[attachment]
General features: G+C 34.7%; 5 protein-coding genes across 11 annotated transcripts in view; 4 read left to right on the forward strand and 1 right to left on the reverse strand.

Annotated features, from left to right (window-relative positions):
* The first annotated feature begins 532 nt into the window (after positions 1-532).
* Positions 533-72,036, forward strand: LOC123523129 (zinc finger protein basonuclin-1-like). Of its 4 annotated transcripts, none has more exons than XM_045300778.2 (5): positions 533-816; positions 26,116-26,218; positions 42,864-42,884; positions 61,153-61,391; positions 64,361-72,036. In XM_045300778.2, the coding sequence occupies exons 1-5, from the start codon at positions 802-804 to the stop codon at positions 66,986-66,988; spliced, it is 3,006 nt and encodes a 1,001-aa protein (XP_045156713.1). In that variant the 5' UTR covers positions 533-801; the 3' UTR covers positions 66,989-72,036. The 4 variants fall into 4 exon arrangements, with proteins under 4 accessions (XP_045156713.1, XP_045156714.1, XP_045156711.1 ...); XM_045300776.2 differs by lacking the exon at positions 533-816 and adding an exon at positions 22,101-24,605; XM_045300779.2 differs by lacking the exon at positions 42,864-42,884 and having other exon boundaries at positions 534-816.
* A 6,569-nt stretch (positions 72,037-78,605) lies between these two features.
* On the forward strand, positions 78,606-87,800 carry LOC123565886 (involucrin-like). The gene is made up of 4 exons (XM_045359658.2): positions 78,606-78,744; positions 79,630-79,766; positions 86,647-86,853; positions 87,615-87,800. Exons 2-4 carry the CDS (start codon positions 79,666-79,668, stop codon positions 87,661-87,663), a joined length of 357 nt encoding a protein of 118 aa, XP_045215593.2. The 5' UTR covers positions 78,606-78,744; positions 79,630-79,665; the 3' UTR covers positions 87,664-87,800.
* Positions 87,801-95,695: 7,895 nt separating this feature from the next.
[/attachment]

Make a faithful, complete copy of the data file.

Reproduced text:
General features: G+C 34.7%; 5 protein-coding genes across 11 annotated transcripts in view; 4 read left to right on the forward strand and 1 right to left on the reverse strand.

Annotated features, from left to right (window-relative positions):
* The first annotated feature begins 532 nt into the window (after positions 1-532).
* Positions 533-72,036, forward strand: LOC123523129 (zinc finger protein basonuclin-1-like). Of its 4 annotated transcripts, none has more exons than XM_045300778.2 (5): positions 533-816; positions 26,116-26,218; positions 42,864-42,884; positions 61,153-61,391; positions 64,361-72,036. In XM_045300778.2, the coding sequence occupies exons 1-5, from the start codon at positions 802-804 to the stop codon at positions 66,986-66,988; spliced, it is 3,006 nt and encodes a 1,001-aa protein (XP_045156713.1). In that variant the 5' UTR covers positions 533-801; the 3' UTR covers positions 66,989-72,036. The 4 variants fall into 4 exon arrangements, with proteins under 4 accessions (XP_045156713.1, XP_045156714.1, XP_045156711.1 ...); XM_045300776.2 differs by lacking the exon at positions 533-816 and adding an exon at positions 22,101-24,605; XM_045300779.2 differs by lacking the exon at positions 42,864-42,884 and having other exon boundaries at positions 534-816.
* A 6,569-nt stretch (positions 72,037-78,605) lies between these two features.
* On the forward strand, positions 78,606-87,800 carry LOC123565886 (involucrin-like). The gene is made up of 4 exons (XM_045359658.2): positions 78,606-78,744; positions 79,630-79,766; positions 86,647-86,853; positions 87,615-87,800. Exons 2-4 carry the CDS (start codon positions 79,666-79,668, stop codon positions 87,661-87,663), a joined length of 357 nt encoding a protein of 118 aa, XP_045215593.2. The 5' UTR covers positions 78,606-78,744; positions 79,630-79,665; the 3' UTR covers positions 87,664-87,800.
* Positions 87,801-95,695: 7,895 nt separating this feature from the next.